5 Comedy Stars’ Perfect Movies
Even our favorite comedy stars don’t hit it out of the park every time. For every Tommy Boy, Chris Farley had an Almost Heroes. For every Liar, Liar, Jim Carrey had a Mr. Popper’s Penguins. For every Zoolander, Ben Stiller had a Zoolander 2. You get the idea.
But for most funny stars, there’s that one perfect vehicle that exploits every instrument in their comic tool belts, the film that arrives at that exact moment when they’re ready to explode into our collective comedy consciousness. Here are five humor heavyweights that found just the right movie at the right time.
“It's definitely the highlight of my career, I can say that. Honestly."
That’s Black talking about School of Rock, his career-defining 2003 flick about a wanna-be rock star faking his way as a substitute teacher at a snooty prep school. Why was School Black’s perfect vehicle?
* It allows Black to bring his Tenacious D persona -- the over-the-top rock wailer -- to the fore in a way that actually makes narrative sense.
* Unlike Tenacious D’s own movie, The Pick of Destiny, School of Rock grounds Black in our reality, allowing him to be a character, not just a caricature.
* The movie cleverly plants Black’s overgrown adolescent persona into a classroom full of kids too mature for their own good.
"I was trying to capture -- and I knew Jack could do this -- that feeling when you were a little kid and the one adult who treated you like a peer, who treated you like you were a real full human being,” says director Richard Linklater.
“I still get compliments from kids,” says Black. “‘Oh, I started playing music because of School of Rock.'"
Because of one explosive bit of physical comedy, you might remember Bridesmaids for Melissa McCarthy’s Oscar-nominated turn as Megan. (More on McCarthy below.)
But Bridesmaids works because of Kristen Wiig. “You expect her to nail the physical comedy,” says Los Angeles Times columnist Glenn Whipp, “but it’s her work in the smaller moments of despair that gives Bridesmaids an emotional truth that makes it such a triumph.”
While Wiig’s SNL characters were iconic, they were one-note and often abrasive (Gilly, Penelope, Target Lady and friends). Bridesmaids was our first chance to see Wiig as an actual person, full of tics and insecurities but still worthy of our affection.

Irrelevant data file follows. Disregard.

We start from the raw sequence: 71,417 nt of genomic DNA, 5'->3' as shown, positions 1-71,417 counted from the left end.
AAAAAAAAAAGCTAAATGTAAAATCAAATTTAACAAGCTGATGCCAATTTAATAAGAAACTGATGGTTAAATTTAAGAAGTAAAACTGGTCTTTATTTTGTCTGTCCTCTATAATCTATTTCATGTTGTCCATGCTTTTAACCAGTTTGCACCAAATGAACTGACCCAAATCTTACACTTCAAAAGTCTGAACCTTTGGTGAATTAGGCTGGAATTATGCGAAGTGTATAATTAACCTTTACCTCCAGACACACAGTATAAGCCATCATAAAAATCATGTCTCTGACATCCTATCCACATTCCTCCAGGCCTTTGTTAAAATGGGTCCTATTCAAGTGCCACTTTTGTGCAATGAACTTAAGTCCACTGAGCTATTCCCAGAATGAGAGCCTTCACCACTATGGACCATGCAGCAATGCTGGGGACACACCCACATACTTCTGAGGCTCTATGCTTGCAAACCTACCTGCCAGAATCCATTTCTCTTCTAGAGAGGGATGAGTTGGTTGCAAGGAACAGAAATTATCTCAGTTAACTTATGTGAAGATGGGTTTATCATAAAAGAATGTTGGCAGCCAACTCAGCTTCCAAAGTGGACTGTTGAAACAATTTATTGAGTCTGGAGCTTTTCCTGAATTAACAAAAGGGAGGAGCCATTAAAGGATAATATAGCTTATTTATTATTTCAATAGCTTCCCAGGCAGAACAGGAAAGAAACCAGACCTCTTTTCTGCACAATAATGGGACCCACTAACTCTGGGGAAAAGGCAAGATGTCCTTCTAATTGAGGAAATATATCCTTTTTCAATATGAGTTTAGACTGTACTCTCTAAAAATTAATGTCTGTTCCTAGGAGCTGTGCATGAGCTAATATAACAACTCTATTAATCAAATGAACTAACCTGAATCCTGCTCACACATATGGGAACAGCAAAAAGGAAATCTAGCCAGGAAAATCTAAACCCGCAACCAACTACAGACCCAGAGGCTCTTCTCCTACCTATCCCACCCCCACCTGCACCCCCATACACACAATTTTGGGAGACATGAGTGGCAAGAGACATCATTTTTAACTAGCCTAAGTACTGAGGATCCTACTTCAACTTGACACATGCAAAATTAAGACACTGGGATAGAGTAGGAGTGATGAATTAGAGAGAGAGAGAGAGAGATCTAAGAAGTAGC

Before Murphy fell in love with hiding behind layers of prosthetics in The Nutty Professor or cashing in with kiddie flicks (Dr. Dolittle, Daddy Day Care), he exploded in Beverly Hills Cop by just being Eddie Murphy.
He still gets to flex as different comic characters, but he does it as Axel Foley, the quick-thinking cop from rough-and-tumble Detroit who adopts whatever persona he needs to trick the slick idiots of Los Angeles.
Director Martin Brest “coaxes a silver-bullet performance from star Eddie Murphy that’s practically criminal in its accuracy,” said The Hollywood Reporter. The electrifying turn made Murphy the world’s biggest movie star for a decade.
Sure, McCarthy broke out in a big way in Wiig’s Bridesmaids, but it’s always easier to be funny in short bursts. Spy, reuniting McCarthy with Bridesmaids director Paul Feig, puts the comedy star front and center.
What could have been merely a series of pratfalls -- dopey McCarthy falling down on the job as an improbable secret agent -- instead becomes a movie that Bitch Media calls “finally worthy of Melissa McCarthy’s comedic genius.” If you’re a fan of McCarthy’s ability to hilariously spew profanity, you’ll love Spy. “It works like jazz,” says Feig. “I can’t get enough of it.”
The film destroyed at the box office ($235 million worldwide) and Feig long ago wrote the script for a sequel. What are you waiting for, Hollywood?
More than most stars, Ferrell has several films that could qualify as the one that best captures his comic genius. Step Brothers is a definite contender, though he shares the accolades with John C. Reilly. Talladega Nights: The Ballad of Ricky Bobby would qualify for most comedy stars -- it does a great job of showcasing Ferrell’s particular brand of idiocy.
But we’ll go with the absurdities of Anchorman: The Legend of Ron Burgundy. Ferrell somehow finds a way to take center stage, playing the jazz flute, misreading the teleprompter, and sporting outrageous erections, while allowing one of the all-time great ensemble casts to shine. You’re sharing the screen with Paul Rudd, Steve Carell, Christina Applegate, Fred Willard, David Koechner and you still dominate the laughs? Come on!
You stay classy, Will Ferrell.
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Top image: Dreamworks Pictures